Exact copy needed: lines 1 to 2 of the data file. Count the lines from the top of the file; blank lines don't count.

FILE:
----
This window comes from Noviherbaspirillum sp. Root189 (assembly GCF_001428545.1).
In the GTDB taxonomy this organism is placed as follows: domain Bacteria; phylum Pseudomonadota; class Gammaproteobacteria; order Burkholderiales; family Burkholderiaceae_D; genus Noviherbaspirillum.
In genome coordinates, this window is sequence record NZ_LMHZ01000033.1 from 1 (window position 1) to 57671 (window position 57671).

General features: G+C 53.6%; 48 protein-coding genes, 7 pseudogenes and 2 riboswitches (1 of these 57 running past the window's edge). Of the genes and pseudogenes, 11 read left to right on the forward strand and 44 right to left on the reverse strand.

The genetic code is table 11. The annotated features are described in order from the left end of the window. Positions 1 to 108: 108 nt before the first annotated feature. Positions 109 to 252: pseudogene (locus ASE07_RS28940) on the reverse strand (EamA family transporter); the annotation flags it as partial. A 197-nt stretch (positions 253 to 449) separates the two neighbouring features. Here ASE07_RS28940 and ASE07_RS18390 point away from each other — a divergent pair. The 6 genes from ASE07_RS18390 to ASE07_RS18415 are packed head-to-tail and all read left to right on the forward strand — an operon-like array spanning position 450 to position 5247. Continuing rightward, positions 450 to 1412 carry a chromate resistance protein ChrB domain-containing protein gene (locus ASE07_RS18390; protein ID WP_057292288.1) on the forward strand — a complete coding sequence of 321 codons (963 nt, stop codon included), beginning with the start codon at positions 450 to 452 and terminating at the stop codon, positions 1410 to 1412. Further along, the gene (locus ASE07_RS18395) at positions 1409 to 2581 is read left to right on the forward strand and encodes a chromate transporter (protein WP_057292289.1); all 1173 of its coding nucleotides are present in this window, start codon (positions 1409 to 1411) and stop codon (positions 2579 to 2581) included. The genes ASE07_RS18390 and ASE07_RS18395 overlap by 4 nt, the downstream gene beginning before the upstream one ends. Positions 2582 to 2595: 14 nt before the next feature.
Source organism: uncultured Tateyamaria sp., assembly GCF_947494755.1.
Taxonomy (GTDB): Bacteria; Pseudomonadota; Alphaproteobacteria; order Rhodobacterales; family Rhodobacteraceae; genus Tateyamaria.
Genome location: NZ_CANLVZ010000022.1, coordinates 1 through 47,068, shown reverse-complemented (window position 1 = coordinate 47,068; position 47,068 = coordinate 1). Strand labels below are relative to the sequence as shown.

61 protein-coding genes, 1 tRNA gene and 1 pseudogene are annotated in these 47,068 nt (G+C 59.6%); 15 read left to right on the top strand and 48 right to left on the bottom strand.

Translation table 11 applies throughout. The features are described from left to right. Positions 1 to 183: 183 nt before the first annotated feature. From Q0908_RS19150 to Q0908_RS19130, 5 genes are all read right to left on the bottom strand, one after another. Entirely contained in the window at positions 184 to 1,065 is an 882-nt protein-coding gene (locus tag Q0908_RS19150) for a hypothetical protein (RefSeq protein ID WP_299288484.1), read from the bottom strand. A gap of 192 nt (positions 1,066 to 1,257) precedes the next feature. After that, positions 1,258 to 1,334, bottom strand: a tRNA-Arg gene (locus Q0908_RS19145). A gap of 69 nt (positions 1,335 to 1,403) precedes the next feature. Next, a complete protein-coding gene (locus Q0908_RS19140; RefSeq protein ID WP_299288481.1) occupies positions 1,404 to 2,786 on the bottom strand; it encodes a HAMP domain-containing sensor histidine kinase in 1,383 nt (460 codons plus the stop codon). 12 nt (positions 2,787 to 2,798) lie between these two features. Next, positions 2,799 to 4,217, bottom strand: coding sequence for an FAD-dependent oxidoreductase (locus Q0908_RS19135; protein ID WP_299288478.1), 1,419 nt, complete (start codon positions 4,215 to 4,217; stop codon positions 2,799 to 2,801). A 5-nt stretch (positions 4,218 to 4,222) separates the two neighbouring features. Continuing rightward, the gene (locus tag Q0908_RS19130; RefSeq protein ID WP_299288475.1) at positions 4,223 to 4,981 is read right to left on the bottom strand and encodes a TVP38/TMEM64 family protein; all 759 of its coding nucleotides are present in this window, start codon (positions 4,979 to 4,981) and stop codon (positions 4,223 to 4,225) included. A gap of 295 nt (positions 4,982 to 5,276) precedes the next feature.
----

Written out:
This window comes from Noviherbaspirillum sp. Root189 (assembly GCF_001428545.1).
In the GTDB taxonomy this organism is placed as follows: domain Bacteria; phylum Pseudomonadota; class Gammaproteobacteria; order Burkholderiales; family Burkholderiaceae_D; genus Noviherbaspirillum.